Senate Homeland Security Bill Would Boost S&T Spending

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Publication date: 
30 June 2004

June 30, 2004, No. 88 The Senate Appropriations Committee has sent the FY 2005 Department of Homeland Security Appropriations bill to the floor. Under this bill, S. 2537, funding for the department's science and technology programs would increase by 17.0% or $147.8 million over the current budget to $1,016.7 million.

The House of Representatives has passed its own FY 2005 funding bill. H.R. 4567 would provide a 22.4% or $194.9 million increase over this year for "Research, Development, Acquisition and Operations" for a total recommended budget of $1,063.7 million. The Bush Administration requested $988.0 million. Further information on the House bill can be found at

The following selections pertaining to S&T programs of interest to the physics community were taken from Senate Appropriations Committee report 108-280. Readers wishing to view the committee's funding and policy recommendations regarding all 17 S&T programs may access the entire report at

NUCLEAR AND RADIOLOGICAL COUNTERMEASURES: "The Committee provides $127,810,000 to rapidly develop and transition enhanced capability to deployed detectors and systems and to rapidly incorporate recent advances in prototype technologies into the near commercial assistance of radiological and nuclear detectors and systems for use in operational environments.[The House provided $122.6 million, as well as $6.7 million in the Management and Administration account.]

"Existing technologies being deployed by agencies at ports-of-entry, including the United States Coast Guard and the Bureau of Customs and Border Protection, provide an effective nuclear countermeasure system. However, continued focused development can considerably extend these capabilities in order to develop technologies for application to specific locations, including those in the intermodal transportation system, in the maritime domain, at border ports-of-entry, and in the aviation industry. The Committee expects a significant expansion of the Countermeasures Test Bed being conducted with the Port Authority of New York and New Jersey in testing technologies to detect radiation/nuclear threats to include railway, general aviation facility monitoring, expanded roadways coverage, and an additional seaport.

"The Committee is aware of technology proposals developed with national laboratories to facilitate the inspection of containerized cargo for fissile materials as a part of the normal off-loading process at the Nation's seaports. The Committee understands this process would not increase normal cargo off-loading process time and would provide a detection capability not currently in place. The Committee encourages the Department to investigate the feasibility of such technology as a part of its efforts to secure our Nation's ports."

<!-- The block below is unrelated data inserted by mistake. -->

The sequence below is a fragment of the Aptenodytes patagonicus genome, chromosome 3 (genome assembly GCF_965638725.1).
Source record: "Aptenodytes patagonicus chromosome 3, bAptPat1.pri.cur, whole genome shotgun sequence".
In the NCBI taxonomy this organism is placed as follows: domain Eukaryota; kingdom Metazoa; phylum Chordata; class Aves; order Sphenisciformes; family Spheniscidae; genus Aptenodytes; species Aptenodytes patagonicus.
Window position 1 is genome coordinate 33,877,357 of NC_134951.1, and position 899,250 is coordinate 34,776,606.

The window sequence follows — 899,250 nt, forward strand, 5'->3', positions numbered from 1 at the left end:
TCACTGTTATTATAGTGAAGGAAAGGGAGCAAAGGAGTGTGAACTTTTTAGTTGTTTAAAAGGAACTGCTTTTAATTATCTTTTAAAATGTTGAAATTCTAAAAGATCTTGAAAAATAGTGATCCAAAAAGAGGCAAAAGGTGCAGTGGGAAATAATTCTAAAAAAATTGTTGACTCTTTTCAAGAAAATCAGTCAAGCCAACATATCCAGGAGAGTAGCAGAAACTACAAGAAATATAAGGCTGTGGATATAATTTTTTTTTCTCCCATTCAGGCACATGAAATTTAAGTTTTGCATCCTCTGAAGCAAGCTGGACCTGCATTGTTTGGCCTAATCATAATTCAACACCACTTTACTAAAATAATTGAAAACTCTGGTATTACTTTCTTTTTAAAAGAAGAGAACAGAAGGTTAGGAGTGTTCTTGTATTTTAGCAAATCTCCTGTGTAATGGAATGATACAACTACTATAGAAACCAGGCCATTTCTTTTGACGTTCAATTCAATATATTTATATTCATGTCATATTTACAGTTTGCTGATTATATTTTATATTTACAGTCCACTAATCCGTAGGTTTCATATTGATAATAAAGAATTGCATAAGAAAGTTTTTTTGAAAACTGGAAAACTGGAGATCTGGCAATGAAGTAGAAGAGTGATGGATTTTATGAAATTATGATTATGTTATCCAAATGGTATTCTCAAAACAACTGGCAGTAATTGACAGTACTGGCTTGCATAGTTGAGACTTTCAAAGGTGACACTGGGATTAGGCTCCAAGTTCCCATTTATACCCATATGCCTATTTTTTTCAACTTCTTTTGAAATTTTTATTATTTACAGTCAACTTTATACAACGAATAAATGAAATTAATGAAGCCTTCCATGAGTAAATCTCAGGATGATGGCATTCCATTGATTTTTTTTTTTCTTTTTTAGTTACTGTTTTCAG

RAPID PROTOTYPING: "The Committee recommends $75,120,000 for research, development, testing, evaluation and timely transition of homeland security capabilities to Federal, State, and local operational end-users. [The House bill provided $76.0 million.] The Committee expects the rapid prototyping program to continue to provide a mechanism for accelerated development of technologies relevant to homeland security by accelerating the time to develop and commercialize relevant technologies in order to provide the operational end-user the ability to prevent terrorist attacks, reduce the Nation's vulnerability, and minimize the damage and assistance in recovery if attacks occur."

STANDARDS: "The Committee provides $39,239,000 for development of consistent and verifiable standards in terms of basic functionality, task appropriateness and adequacy, interoperability, efficiency, and its sustainability to improve the quality and usefulness of homeland security systems and technologies by actively engaging the Federal, State, and local first responder. [The House bill provided $39.7 million.]

"The Committee expects standards development and implementation projects for biological, chemical, high explosives, nuclear and radiological, terrorist intent, cyber security, and critical infrastructure protection to develop guidelines as a collaborative effort among vulnerability analysts, tool developers, users, and standards experts."

UNIVERSITY PROGRAMS/HOMELAND SECURITY FELLOWSHIP PROGRAMS: "The Committee provides $69,048,000, an increase of $39,048,000 from the budget request, to fund existing and future Homeland Security Centers of excellence and to continue the university fellows program. The Committee encourages the Department to consider all colleges and universities that meet the requirements of 6 U.S.C. 188 in the selection of university-based centers, including historically black colleges and universities, tribal colleges, Hispanic-serving institutions, Native Hawaiian-serving institutions, and Alaskan Native-serving institutions." (The House bill provided $70.0 million.)

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